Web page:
You Can Buy Art

Artists, gallerists and collectors demystify the art collection game

Hecho a Mano owner Frank Rose jogs out of his gallery and into the elements to toss me a parking pass. It's easily the coldest day of the season so far, and finding a spot on Canyon Road is never easy even in the best conditions. Rose has just opened Grabados Oaxaqueños, a collection of prints from printmakers based in in Oaxaca, Mexico. The show is indicative of Rose's overall style, namely, he mainly shows hand-done prints (hence the gallery name) and often works with Mexico-based printmakers, but it also proves another tenet by which he has run his business since it opened seven months ago: his entry level price points are affordable.

"It kind of spans the gamut and is hard to nail down," Rose says. "I mean, you can spend $6 or thousands here."

Rose offers prints, works on paper, jewelry, ceramics and even clothing from time to time, meaning buyers find a more varied and informal price range than at many other Canyon Road galleries. It's less common overall in a city like Santa Fe where art rules the day. Even as consumers' tastes lean further toward experiential art and smaller pieces—while modern architecture eschews walls for windows, making the hanging of artwork even more challenging—far too often those who wish to start collecting wind up looking at art, but rarely buying. A survey from SMU DataArts at Dallas, Texas' Southern Methodist University in August stated that Santa Fe's art market ranks at the top of arts vibrancy for mid-sized communities throughout the country, but who does that impact the most?

Blue chip galleries dot Santa Fe's streets with massive pieces carrying obscene price tags, and while nearly everyone you meet is an artist in some capacity, kickstarting a collection seems a daunting task for everyday appreciators. How might someone who isn't rich or well-versed in the art game begin? What are the right reasons for buying? Should the investment angle be a part of it?

The latter is a particularly tough concept, especially at a place like Hecho a Mano, where Rose isn't just trying to buy and sell art; he's trying to build a community with local-minded prices and a pipeline to other states and countries. Galleries are evolving, and that thread wends its way in some form through the established system, into the DIY spaces, through artists' studios and iconic Canyon Road spaces to the very edges of the Southside. Thus, for our purposes, we'll address the concept of art collecting as personal enrichment rather than as a commodity bought to flip at a profit down the line. With a mix of gallerists, artists and collectors, the idea is to help average schmoes understand that it's not as difficult as they might think to amass a collection. In most cases, it just takes a little research and a whole lot of questions.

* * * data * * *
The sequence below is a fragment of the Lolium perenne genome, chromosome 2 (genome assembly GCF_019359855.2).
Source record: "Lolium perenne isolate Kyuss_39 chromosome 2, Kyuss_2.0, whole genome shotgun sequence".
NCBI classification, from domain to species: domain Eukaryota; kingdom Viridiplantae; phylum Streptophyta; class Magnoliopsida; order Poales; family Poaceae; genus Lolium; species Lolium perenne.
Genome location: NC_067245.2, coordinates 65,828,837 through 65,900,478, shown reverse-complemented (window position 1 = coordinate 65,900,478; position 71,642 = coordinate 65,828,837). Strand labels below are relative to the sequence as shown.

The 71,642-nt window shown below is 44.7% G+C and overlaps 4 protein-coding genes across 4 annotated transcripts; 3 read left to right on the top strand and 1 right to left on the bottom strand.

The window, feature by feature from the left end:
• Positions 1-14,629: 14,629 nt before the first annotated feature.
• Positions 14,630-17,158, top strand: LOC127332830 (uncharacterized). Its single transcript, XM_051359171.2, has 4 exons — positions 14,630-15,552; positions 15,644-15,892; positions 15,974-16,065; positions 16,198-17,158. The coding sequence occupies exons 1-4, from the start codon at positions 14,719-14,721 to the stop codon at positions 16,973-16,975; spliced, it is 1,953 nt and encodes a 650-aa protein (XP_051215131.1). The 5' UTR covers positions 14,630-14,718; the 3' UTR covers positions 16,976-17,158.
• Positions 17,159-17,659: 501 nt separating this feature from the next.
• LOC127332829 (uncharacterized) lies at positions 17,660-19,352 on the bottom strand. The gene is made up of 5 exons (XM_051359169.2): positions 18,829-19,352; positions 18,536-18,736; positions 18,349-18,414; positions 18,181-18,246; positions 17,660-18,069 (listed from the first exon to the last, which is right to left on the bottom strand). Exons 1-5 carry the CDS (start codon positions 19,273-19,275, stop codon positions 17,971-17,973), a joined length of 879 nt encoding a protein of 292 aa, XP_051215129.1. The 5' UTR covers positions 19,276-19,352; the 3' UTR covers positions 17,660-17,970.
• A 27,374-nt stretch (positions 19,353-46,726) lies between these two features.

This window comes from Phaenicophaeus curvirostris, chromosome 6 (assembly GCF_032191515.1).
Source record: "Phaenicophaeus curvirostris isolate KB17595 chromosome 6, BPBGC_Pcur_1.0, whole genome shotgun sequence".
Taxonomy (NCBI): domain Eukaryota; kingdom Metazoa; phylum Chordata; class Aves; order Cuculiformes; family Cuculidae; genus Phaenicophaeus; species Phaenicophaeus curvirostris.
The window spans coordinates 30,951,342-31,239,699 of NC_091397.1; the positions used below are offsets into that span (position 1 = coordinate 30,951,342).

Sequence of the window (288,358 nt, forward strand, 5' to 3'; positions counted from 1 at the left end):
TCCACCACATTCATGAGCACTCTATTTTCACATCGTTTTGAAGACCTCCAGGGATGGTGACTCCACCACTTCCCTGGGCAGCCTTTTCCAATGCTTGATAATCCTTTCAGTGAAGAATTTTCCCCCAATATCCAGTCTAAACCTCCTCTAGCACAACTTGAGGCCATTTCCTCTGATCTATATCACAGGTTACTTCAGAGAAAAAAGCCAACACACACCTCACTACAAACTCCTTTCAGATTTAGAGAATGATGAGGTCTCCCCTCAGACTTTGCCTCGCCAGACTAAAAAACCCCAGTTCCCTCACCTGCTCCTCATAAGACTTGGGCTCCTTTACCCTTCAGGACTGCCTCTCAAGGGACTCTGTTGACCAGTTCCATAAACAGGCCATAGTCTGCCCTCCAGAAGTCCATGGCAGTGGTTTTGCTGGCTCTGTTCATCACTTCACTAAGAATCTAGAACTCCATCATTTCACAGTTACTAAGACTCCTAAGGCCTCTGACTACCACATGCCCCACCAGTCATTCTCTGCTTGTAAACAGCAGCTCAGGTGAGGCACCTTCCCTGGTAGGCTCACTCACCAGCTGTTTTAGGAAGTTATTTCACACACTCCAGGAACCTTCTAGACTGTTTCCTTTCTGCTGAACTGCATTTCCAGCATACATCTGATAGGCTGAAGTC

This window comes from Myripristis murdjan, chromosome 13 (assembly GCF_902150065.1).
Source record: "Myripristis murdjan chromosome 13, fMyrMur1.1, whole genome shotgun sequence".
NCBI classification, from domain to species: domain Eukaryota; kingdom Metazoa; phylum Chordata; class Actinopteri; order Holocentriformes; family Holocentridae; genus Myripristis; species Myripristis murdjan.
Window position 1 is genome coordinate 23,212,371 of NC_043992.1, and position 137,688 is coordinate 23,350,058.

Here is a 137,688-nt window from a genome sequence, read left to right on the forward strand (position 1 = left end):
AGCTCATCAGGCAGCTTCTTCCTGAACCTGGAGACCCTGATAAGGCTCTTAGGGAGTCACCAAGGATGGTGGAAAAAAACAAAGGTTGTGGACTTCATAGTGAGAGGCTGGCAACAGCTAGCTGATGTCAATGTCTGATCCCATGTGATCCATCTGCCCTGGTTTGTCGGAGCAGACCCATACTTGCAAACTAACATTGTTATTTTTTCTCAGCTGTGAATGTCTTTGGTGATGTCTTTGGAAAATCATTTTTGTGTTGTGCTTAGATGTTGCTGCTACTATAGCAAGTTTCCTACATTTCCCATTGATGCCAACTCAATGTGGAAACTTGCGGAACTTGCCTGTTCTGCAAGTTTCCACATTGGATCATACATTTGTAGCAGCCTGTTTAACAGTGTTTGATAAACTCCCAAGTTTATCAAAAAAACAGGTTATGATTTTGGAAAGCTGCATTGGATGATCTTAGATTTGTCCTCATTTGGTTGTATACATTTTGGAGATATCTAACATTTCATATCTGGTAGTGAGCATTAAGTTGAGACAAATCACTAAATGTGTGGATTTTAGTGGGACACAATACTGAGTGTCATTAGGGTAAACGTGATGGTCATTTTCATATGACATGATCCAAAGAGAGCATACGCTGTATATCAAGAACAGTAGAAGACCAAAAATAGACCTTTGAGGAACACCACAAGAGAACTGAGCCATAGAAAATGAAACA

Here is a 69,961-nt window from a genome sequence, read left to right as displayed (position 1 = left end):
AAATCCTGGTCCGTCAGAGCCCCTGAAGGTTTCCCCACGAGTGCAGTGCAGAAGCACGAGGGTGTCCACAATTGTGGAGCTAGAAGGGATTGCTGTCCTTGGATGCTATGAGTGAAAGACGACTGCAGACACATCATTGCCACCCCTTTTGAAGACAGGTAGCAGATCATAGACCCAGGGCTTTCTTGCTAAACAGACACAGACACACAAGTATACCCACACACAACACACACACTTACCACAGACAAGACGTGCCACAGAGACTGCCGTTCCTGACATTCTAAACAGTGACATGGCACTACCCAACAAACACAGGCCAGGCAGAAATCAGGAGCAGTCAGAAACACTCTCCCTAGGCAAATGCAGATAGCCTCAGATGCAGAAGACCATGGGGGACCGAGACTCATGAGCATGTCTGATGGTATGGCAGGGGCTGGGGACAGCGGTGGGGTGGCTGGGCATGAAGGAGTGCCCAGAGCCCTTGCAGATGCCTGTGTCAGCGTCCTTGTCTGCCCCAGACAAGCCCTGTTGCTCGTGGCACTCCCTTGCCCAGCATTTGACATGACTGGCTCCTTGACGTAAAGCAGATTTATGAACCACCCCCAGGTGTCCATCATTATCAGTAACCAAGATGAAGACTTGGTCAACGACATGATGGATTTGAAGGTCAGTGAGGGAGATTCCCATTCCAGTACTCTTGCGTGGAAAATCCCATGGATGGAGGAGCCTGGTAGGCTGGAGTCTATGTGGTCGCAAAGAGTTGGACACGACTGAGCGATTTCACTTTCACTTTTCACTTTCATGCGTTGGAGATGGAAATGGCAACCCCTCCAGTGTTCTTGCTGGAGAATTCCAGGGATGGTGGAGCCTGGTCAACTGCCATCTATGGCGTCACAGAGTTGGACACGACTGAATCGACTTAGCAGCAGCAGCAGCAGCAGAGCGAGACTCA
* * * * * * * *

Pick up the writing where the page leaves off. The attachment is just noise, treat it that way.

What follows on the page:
"I'm showing 75% to 80% local artists because I'm local," KEEP Contemporary
co-owner Jared Antonio-Justo Trujillo tells SFR. "It's an amazing thing to be surrounded in Santa Fe by so much art and culture and history, and for me, it was imperative I showed the locals, and not only the locals, but the ones who don't have a voice in the conservative art market."

KEEP has been open a mere two years, but Trujillo has worked professionally in art sales for 14. When it came time to pursue his dream of opening his own gallery, however, he balked at the narrow definition of so-called "fine art," instead choosing to focus on lowbrow works, the unexpected and a healthy percentage of up-and-comers. Future Fantasy Delight founder Nico Salazar, for example, has shown at KEEP since launch, and the walls also feature works by SFR 2019 Best of Santa Fe cover artist Sienna Luna, local graffiti artist Wonky, painter Katy Kidd and countless other Santa Feans alongside icons such as HR Giger, Elizabeth Leggett and Lee Moyer.

For Trujillo, the idea wasn't just to provide a platform for locals, it was about creating a space accessible to everyday people, where those who don't have deep pockets might find something they love and purchase it without careening into debt. Granted, some of KEEP's works can reach into the tens of thousands of dollars range, but Trujillo says he also carries pieces like prints and limited
T-shirts for as low as $20.

"There is something for everybody," he continues, "and I think that's rare, which sucks—art shouldn't be only for rich people."